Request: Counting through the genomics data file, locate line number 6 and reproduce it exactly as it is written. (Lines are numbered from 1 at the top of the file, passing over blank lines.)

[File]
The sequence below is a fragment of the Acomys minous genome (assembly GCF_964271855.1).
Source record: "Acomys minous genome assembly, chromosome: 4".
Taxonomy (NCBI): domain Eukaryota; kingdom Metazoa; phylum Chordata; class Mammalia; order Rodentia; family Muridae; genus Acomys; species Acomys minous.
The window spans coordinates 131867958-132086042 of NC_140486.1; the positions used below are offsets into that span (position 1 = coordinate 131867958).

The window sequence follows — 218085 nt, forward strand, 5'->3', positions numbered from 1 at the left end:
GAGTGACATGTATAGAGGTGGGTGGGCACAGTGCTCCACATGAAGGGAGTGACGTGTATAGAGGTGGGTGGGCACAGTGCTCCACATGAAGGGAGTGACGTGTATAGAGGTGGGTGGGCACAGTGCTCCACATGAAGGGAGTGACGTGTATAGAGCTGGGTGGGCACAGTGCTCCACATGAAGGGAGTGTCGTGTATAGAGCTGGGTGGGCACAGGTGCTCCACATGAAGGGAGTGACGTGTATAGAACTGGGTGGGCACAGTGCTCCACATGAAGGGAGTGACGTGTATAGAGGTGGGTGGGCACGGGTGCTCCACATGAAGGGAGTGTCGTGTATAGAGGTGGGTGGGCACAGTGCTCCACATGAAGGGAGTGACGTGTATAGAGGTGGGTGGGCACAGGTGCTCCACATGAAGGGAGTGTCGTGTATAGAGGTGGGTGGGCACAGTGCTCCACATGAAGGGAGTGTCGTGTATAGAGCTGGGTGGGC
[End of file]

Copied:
GAGTGACATGTATAGAGGTGGGTGGGCACAGTGCTCCACATGAAGGGAGTGACGTGTATAGAGGTGGGTGGGCACAGTGCTCCACATGAAGGGAGTGACGTGTATAGAGGTGGGTGGGCACAGTGCTCCACATGAAGGGAGTGACGTGTATAGAGCTGGGTGGGCACAGTGCTCCACATGAAGGGAGTGTCGTGTATAGAGCTGGGTGGGCACAGGTGCTCCACATGAAGGGAGTGACGTGTATAGAACTGGGTGGGCACAGTGCTCCACATGAAGGGAGTGACGTGTATAGAGGTGGGTGGGCACGGGTGCTCCACATGAAGGGAGTGTCGTGTATAGAGGTGGGTGGGCACAGTGCTCCACATGAAGGGAGTGACGTGTATAGAGGTGGGTGGGCACAGGTGCTCCACATGAAGGGAGTGTCGTGTATAGAGGTGGGTGGGCACAGTGCTCCACATGAAGGGAGTGTCGTGTATAGAGCTGGGTGGGC